Jon Lebold seals a Mennonite Central Committee relief kit with the help of his son, Jed Lebold. 'Mennonite agencies like MCC and others have found ways to serve people in critical need for a century,' Tobi Thiessen writes. 'They do it with little glitz but a lot of substance.' (Photo courtesy of Facebook.com/MCCpeace)
While public conversation swirled in July over the details of WE Charity’s speaker fees and all-expenses-paid trips for donors, my church was having a sermon series on Mennonite Central Committee’s 100 years of service in the name Christ.
When I am asked what I do for a living, I often say, “I show people how much fun it is to give their money away.” That elicits a better conversation than if I tell them I manage a registered, charitable, donor-advised foundation.
“Find us empty and wandering . . . find us in the wilderness, and fill us with your feast.”
This lyric by Phil Campbell-Enns, pastor of Home Street Mennonite Church in Winnipeg, is from a song that was chosen for the first Mennonite Church Canada online worship service on March 22. At the time, it perfectly described where we found ourselves and how we felt.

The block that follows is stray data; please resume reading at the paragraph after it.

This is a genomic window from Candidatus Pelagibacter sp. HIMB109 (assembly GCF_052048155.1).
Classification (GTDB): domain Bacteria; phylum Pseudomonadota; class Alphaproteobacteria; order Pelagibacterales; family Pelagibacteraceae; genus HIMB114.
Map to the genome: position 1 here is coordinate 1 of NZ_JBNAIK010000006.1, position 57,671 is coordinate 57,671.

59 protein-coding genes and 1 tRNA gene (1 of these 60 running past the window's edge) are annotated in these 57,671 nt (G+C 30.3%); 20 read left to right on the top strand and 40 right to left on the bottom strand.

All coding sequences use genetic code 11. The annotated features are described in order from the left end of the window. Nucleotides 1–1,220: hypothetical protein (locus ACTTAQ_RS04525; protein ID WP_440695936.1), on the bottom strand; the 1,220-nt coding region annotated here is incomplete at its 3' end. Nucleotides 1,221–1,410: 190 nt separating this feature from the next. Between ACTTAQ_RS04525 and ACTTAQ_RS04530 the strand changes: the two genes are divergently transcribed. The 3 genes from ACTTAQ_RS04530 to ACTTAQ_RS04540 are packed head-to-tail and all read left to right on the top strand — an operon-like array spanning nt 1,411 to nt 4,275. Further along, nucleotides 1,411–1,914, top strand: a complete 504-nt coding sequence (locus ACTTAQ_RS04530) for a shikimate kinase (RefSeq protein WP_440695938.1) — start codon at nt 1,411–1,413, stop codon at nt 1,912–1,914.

In Saskatoon, at the 1975 Conference of Mennonites in Canada annual conference, the Canadian Mennonite Bible College (CMBC) board, “long embarrassed about faculty salaries,” asked for funds to raise salaries to a maximum of $20,000 per year for PhD professors after 10 years of service.
A story in Genesis 28 describes the patriarch Jacob stopping for the night while on a journey. His sleep includes a dream of a visit from God. In the morning, Jacob awakes and offers the profound observation, “Surely the Lord is in this place, and I didn’t know it! This is none other than the house of God!”
As a result of that experience, Jacob names the spot “Bethel.”
Because of my Christian friends I’m taking a hiatus from social media. One has repeatedly posted a meme of Jesus with an AK-47 assault rifle. I tried hard to explain in detail why I thought this was horrible. What I mean, of course, is that we argued.